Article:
UFC on FX 8 Results: Musings on Vitor Belfort vs. Luke Rockhold Fight Card

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UFC on FX 8 Results: Musings on Vitor Belfort vs. Luke Rockhold Fight Card
Josh Hedges/Zuffa LLC/Zuffa LLC via Getty Images

After a three week break, the UFC returned to action on Saturday, May 18 to deliver UFC on FX 8.  The card had a fired up crowd, good refereeing, bad refereeing, controversial endings, a brutal low blow, an impressive UFC debut and a devastating knockout win. 

I'd say that, for the most part, it was a successful return for the promotion.

Here's a look back at some talking points that developed over the 13 fights on the card.

Tuck Your Chin...or not

Photo by Josh Hedges/Zuffa LLC/Zuffa LLC via Getty Images

If you slept on the UFC on FX 8 Facebook stream, you missed the “Fight of the Night” between Lucas Martins and Jeremy Larsen.  In some ways Martins’ performance was reminiscent of Wanderlei Silva. Martins stood toe-to-toe with Larsen and refused to tuck his chin, even when Larsen’s punches repeatedly found their target. At several points it looked like his fighting style was going to leave Martins on his back looking at the ceiling, but it didn’t and he eventually got the best of Larsen with a perfectly timed punch of his own.

It was a gutsy performance, one that Martins should try not to replicate in the future if he cares at all about his future health. An extra $50,000 is nice, but if you can’t remember what you did to earn it, well, that’s no good.


If the UFC Acts Like the Flyweights Don't Matter, Why Should the Fans Care?

Josh Hedges/Zuffa LLC/Zuffa LLC via Getty Images

If the UFC wants fans to care about the flyweight division, they should at least pretend that they themselves care about it.  When a fight between the fifth-ranked flyweight (Jussier Formiga) and the seventh-ranked flyweight (Chris Cariaso) is buried on the Facebook portion of the preliminary card the message being sent is one of indifference. 

Yes, I understand that there are only 13 flyweights currently on the UFC roster so being in the Top 10 of that division is almost awarded by default, but c’mon UFC, you need to build interest in the division. Don’t hide these fighters or treat them as an afterthought.

If top-10 125-pounders are getting this treatment, when and where are the 115-pounders going to fight if the UFC adds that weight division?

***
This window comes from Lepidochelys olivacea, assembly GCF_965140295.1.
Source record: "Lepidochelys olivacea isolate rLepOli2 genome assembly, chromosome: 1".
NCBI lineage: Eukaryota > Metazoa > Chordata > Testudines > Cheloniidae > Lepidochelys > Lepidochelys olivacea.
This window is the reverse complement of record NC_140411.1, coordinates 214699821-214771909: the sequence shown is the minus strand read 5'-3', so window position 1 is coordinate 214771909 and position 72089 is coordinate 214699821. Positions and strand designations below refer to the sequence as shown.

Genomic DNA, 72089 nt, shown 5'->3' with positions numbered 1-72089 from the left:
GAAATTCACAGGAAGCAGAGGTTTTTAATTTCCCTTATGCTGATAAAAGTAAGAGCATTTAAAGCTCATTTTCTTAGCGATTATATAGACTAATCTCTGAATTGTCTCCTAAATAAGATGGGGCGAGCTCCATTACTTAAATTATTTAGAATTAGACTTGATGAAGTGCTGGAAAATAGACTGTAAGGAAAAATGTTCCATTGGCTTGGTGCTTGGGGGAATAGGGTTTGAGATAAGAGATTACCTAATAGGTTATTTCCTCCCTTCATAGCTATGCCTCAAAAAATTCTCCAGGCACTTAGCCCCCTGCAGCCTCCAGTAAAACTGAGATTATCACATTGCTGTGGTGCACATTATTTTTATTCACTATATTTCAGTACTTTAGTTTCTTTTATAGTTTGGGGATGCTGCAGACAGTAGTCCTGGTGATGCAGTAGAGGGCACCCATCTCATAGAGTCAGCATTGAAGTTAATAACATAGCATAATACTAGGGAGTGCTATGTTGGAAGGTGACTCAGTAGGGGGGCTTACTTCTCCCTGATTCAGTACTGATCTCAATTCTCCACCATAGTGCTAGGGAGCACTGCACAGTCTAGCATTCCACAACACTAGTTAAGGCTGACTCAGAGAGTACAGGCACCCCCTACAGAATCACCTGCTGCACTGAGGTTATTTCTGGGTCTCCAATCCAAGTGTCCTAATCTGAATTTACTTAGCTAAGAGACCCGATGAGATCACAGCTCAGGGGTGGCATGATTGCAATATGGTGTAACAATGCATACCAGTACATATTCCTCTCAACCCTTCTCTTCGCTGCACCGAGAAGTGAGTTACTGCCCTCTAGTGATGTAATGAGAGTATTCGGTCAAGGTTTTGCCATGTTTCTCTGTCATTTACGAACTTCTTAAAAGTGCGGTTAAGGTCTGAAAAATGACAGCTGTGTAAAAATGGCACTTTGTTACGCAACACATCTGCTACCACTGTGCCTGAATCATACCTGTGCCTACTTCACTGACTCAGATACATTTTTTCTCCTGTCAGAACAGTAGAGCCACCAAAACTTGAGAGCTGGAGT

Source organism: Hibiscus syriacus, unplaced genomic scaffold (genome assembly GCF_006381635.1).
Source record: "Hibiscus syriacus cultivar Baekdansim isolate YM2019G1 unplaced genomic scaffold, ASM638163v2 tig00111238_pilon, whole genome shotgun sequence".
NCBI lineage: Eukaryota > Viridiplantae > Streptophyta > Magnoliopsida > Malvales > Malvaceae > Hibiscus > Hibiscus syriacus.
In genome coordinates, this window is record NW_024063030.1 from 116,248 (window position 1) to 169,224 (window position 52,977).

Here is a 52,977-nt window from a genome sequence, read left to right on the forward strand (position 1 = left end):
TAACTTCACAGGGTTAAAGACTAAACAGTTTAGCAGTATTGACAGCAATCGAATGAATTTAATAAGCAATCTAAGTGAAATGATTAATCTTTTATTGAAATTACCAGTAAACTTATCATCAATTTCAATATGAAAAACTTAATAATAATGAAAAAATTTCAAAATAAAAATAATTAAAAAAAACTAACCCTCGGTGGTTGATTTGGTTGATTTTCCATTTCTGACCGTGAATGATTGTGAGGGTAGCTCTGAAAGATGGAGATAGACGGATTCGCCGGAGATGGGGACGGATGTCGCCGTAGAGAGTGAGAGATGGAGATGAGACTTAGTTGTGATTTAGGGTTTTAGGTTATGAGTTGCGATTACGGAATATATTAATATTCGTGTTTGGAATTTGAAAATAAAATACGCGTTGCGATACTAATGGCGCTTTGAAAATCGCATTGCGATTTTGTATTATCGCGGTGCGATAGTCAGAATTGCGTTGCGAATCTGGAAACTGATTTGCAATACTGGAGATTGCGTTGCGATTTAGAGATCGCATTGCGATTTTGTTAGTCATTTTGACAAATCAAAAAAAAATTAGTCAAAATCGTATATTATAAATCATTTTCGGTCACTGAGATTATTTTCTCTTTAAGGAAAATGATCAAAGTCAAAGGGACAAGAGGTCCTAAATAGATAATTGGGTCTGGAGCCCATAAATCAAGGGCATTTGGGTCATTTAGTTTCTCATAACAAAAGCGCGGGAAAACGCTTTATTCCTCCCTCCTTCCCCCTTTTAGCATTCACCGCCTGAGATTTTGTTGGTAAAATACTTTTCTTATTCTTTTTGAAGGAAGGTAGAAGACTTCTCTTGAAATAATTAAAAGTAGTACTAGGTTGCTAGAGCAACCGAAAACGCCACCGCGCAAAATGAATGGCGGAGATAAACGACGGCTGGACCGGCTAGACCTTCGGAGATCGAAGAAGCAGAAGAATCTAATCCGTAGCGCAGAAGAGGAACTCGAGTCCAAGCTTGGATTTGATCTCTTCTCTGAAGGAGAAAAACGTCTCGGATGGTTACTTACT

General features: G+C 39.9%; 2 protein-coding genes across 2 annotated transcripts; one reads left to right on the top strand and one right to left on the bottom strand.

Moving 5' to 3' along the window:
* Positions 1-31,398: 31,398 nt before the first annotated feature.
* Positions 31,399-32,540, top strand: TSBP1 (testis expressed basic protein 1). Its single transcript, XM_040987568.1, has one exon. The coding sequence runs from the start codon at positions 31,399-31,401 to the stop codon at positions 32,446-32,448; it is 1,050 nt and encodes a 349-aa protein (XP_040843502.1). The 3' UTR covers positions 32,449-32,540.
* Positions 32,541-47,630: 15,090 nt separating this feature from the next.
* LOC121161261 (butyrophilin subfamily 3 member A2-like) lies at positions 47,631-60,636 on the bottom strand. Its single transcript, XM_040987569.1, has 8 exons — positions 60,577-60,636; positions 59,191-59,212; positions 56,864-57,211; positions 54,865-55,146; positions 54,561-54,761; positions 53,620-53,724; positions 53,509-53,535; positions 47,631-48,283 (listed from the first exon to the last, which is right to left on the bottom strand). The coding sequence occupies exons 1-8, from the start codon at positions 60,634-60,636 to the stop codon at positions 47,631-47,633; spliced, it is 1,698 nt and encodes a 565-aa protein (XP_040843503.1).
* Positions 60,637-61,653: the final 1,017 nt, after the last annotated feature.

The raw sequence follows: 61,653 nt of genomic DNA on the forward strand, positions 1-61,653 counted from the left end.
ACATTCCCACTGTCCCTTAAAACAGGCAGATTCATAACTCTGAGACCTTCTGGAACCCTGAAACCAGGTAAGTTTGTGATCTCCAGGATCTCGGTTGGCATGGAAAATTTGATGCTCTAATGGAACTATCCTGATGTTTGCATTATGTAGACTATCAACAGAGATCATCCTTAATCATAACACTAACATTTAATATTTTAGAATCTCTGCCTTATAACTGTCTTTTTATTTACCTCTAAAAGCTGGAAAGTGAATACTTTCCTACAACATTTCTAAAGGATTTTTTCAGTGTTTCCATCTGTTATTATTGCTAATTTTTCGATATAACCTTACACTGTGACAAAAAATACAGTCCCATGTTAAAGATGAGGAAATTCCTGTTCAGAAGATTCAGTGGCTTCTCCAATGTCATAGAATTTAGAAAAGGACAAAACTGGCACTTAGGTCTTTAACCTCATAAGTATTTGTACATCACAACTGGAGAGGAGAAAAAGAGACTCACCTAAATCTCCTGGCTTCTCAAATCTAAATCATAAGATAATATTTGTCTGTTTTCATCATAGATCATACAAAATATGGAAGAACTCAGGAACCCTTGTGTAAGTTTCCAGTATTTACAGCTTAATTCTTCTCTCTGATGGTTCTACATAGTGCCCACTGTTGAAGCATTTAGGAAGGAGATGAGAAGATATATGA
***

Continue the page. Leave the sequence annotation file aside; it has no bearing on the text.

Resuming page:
Out in the parking lot before the Facebook prelims?


Fabio Maldonado: ZFG

Josh Hedges/Zuffa LLC/Zuffa LLC via Getty Images

Fabio Maldonado, or if you’re Bruce Buffer, Fabiano Maldonado, took one of the worst (or is that best?) kicks to the groin in recent memory on Saturday night.  Maldonado was backed into the fence when Roger Hollett landed a spinning back kick directly to the privates of Maldonado. Maldonado reacted as you would expect, falling to the ground and writhing in pain.

Maldonado took his time, recovered and came back to earn the win.  It wasn’t pretty, but it did save Maldonado’s job.  After all, he did enter the fight on a three-fight losing streak.

One thing that this fight cemented, in case you missed it during his past performances, is that Maldonado doesn’t really care.  As Sherdog.com’s Jordan Breen noted during the fight:


Nik Lentz vs. Hacran Dias

Josh Hedges/Zuffa LLC/Zuffa LLC via Getty Images

For the first two rounds of his fight against Hacran Dias, Nik Lentz did his thing, using his grinding style to put himself in prime position to earn the victory.  When Dias went to his corner between rounds two and three, he was told, “It’s all or nothing now, knock him out. All or nothing, go with everything, you have to knock him out.”

Dias obviously took that advice to heart. Dias came out on fire, backing Lentz up with heavy strikes much to the delight of the Brazil crowd.  Dias held nothing back looking for the knockout and then the submission. 

Great performance from both fighters in this one.


Evan Dunham "Robbed"?

Josh Hedges/Zuffa LLC/Zuffa LLC via Getty Images

Following the Evan Dunham versus Rafeal dos Anjos bout UFC president Dana White offered the following tweet:

Somewhat confused by the tweet I went back and watched the fight. While the scoring could have gone to either fighter, to call the result a robbery is a huge stretch.